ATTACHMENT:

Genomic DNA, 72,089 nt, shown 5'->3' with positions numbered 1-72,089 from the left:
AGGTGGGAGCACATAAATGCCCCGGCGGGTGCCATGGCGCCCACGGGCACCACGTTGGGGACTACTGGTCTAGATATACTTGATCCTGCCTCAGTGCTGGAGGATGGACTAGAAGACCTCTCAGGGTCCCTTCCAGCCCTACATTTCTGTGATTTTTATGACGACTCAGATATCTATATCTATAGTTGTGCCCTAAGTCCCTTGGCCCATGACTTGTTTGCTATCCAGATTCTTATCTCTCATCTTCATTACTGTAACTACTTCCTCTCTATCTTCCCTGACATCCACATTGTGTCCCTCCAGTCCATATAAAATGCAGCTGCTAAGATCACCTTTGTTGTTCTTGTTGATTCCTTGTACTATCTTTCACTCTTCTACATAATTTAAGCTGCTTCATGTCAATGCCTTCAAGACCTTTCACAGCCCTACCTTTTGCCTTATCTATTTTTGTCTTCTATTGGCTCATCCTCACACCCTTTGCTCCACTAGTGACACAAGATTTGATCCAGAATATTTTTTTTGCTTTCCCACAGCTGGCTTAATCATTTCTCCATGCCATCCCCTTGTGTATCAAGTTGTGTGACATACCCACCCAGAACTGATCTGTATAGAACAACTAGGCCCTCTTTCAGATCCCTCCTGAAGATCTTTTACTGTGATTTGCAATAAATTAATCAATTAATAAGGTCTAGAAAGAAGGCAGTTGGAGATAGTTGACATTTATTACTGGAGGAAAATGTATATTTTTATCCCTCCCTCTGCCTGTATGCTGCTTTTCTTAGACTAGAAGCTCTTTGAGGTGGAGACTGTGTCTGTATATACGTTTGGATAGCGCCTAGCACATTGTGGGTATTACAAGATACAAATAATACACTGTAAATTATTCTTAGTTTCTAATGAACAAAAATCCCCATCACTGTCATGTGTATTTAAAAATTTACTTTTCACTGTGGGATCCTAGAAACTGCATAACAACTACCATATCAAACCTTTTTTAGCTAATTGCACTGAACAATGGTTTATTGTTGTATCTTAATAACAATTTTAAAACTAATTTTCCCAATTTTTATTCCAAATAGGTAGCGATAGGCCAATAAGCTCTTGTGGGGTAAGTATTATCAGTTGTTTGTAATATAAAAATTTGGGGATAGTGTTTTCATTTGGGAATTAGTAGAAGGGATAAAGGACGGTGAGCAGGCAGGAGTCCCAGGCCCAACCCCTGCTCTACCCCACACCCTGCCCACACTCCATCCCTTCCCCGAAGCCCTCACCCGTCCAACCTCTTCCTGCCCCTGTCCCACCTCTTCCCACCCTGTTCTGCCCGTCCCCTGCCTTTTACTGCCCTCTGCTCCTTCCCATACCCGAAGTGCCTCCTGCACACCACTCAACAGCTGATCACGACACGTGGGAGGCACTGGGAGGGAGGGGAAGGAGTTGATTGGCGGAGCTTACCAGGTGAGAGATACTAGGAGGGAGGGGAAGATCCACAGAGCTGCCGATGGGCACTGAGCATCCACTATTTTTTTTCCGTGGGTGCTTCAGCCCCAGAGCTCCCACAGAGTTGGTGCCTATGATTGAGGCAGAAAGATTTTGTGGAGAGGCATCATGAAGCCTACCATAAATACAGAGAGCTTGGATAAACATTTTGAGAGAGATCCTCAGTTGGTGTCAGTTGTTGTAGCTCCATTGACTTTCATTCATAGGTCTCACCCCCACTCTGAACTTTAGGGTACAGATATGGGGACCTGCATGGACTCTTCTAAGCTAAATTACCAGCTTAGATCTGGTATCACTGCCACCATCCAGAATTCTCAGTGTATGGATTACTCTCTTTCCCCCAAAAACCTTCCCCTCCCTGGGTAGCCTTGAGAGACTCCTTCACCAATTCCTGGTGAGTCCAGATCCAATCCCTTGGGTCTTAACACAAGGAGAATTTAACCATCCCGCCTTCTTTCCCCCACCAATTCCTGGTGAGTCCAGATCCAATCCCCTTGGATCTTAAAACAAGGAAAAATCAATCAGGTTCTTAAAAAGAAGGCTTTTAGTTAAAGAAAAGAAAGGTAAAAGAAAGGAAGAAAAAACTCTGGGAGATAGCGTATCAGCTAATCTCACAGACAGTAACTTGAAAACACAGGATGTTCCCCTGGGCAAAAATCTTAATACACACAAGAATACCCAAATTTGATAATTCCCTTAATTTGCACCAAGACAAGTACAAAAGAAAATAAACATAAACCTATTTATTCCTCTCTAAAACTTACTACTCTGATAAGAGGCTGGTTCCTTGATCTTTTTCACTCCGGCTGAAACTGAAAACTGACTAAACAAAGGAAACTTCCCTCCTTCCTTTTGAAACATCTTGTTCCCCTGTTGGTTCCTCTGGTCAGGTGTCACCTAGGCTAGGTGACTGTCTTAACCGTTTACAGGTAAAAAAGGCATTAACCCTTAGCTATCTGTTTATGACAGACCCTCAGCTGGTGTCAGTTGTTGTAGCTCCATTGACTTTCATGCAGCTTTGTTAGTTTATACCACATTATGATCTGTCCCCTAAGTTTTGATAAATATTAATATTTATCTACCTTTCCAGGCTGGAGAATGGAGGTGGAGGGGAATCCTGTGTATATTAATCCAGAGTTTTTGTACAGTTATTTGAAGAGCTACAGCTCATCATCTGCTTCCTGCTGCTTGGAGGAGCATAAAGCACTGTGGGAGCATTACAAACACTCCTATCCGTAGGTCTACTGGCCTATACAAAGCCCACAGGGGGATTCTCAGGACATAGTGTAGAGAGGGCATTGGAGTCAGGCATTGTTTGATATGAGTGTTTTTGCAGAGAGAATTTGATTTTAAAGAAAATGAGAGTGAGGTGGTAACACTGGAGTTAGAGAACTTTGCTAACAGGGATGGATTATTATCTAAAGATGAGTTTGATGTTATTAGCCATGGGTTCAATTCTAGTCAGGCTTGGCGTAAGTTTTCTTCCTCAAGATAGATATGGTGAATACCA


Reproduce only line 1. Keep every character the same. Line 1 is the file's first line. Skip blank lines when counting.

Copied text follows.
Genomic DNA, 72,089 nt, shown 5'->3' with positions numbered 1-72,089 from the left: